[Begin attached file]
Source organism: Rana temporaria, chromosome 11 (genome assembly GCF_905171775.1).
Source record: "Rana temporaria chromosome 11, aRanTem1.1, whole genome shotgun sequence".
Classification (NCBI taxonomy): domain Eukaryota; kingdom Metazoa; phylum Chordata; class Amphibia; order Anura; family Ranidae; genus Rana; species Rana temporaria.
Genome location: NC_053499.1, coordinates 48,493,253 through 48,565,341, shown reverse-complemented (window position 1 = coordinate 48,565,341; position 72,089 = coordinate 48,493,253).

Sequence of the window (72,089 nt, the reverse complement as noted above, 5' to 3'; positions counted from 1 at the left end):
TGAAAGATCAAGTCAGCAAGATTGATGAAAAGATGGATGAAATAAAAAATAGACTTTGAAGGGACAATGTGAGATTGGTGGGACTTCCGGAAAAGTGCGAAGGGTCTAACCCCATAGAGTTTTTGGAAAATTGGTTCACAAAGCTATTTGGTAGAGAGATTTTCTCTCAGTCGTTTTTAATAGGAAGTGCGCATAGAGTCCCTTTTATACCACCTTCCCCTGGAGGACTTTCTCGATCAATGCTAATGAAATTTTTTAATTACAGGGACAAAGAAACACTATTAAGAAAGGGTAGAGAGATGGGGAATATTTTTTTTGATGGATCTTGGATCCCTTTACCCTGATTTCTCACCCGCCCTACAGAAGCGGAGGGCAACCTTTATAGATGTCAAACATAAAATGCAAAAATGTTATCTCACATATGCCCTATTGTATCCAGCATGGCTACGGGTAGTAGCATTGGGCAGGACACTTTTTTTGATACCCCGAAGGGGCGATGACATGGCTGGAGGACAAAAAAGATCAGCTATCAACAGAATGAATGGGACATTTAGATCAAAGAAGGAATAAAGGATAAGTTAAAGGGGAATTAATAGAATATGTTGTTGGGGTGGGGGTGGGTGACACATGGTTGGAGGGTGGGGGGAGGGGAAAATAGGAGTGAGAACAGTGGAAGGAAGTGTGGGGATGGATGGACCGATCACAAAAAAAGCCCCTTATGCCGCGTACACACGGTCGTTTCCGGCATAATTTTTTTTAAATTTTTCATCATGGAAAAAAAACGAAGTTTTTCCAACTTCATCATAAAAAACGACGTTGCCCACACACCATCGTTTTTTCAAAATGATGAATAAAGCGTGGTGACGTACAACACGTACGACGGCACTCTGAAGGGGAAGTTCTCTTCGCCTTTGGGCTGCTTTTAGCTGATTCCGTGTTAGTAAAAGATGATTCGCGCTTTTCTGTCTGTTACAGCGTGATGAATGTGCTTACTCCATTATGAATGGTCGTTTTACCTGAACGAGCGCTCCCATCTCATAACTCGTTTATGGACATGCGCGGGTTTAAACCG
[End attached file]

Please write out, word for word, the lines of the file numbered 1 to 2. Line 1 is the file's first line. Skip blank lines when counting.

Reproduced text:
Source organism: Rana temporaria, chromosome 11 (genome assembly GCF_905171775.1).
Source record: "Rana temporaria chromosome 11, aRanTem1.1, whole genome shotgun sequence".